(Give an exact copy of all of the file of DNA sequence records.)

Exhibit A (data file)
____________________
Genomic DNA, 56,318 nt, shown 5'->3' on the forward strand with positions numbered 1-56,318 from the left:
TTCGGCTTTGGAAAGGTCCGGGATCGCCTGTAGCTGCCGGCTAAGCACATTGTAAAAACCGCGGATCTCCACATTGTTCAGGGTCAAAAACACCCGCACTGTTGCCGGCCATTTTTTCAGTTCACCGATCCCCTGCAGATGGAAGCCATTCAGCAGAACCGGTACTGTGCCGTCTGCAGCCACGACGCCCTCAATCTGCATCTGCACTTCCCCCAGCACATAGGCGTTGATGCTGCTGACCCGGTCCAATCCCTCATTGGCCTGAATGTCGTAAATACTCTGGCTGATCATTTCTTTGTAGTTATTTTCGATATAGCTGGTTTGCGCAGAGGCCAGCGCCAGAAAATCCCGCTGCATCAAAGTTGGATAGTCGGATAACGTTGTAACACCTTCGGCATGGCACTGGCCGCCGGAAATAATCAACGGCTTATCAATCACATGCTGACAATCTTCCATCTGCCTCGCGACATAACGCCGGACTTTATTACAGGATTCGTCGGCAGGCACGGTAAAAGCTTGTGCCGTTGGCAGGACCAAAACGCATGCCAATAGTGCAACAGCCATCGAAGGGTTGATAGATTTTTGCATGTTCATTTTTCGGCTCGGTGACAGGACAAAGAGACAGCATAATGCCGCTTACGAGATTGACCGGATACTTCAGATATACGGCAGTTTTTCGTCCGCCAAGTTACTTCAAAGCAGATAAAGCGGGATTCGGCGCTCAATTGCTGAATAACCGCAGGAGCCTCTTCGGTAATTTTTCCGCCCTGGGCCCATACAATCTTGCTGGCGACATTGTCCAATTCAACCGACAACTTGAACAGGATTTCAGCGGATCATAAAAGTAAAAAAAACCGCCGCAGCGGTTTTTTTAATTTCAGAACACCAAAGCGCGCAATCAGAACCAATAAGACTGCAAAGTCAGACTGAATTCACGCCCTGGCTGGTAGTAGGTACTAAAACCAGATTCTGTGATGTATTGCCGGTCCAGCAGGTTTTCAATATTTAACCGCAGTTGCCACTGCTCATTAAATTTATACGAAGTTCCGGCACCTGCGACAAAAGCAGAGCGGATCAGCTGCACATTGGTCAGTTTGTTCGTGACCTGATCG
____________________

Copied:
Genomic DNA, 56,318 nt, shown 5'->3' on the forward strand with positions numbered 1-56,318 from the left:
TTCGGCTTTGGAAAGGTCCGGGATCGCCTGTAGCTGCCGGCTAAGCACATTGTAAAAACCGCGGATCTCCACATTGTTCAGGGTCAAAAACACCCGCACTGTTGCCGGCCATTTTTTCAGTTCACCGATCCCCTGCAGATGGAAGCCATTCAGCAGAACCGGTACTGTGCCGTCTGCAGCCACGACGCCCTCAATCTGCATCTGCACTTCCCCCAGCACATAGGCGTTGATGCTGCTGACCCGGTCCAATCCCTCATTGGCCTGAATGTCGTAAATACTCTGGCTGATCATTTCTTTGTAGTTATTTTCGATATAGCTGGTTTGCGCAGAGGCCAGCGCCAGAAAATCCCGCTGCATCAAAGTTGGATAGTCGGATAACGTTGTAACACCTTCGGCATGGCACTGGCCGCCGGAAATAATCAACGGCTTATCAATCACATGCTGACAATCTTCCATCTGCCTCGCGACATAACGCCGGACTTTATTACAGGATTCGTCGGCAGGCACGGTAAAAGCTTGTGCCGTTGGCAGGACCAAAACGCATGCCAATAGTGCAACAGCCATCGAAGGGTTGATAGATTTTTGCATGTTCATTTTTCGGCTCGGTGACAGGACAAAGAGACAGCATAATGCCGCTTACGAGATTGACCGGATACTTCAGATATACGGCAGTTTTTCGTCCGCCAAGTTACTTCAAAGCAGATAAAGCGGGATTCGGCGCTCAATTGCTGAATAACCGCAGGAGCCTCTTCGGTAATTTTTCCGCCCTGGGCCCATACAATCTTGCTGGCGACATTGTCCAATTCAACCGACAACTTGAACAGGATTTCAGCGGATCATAAAAGTAAAAAAAACCGCCGCAGCGGTTTTTTTAATTTCAGAACACCAAAGCGCGCAATCAGAACCAATAAGACTGCAAAGTCAGACTGAATTCACGCCCTGGCTGGTAGTAGGTACTAAAACCAGATTCTGTGATGTATTGCCGGTCCAGCAGGTTTTCAATATTTAACCGCAGTTGCCACTGCTCATTAAATTTATACGAAGTTCCGGCACCTGCGACAAAAGCAGAGCGGATCAGCTGCACATTGGTCAGTTTGTTCGTGACCTGATCG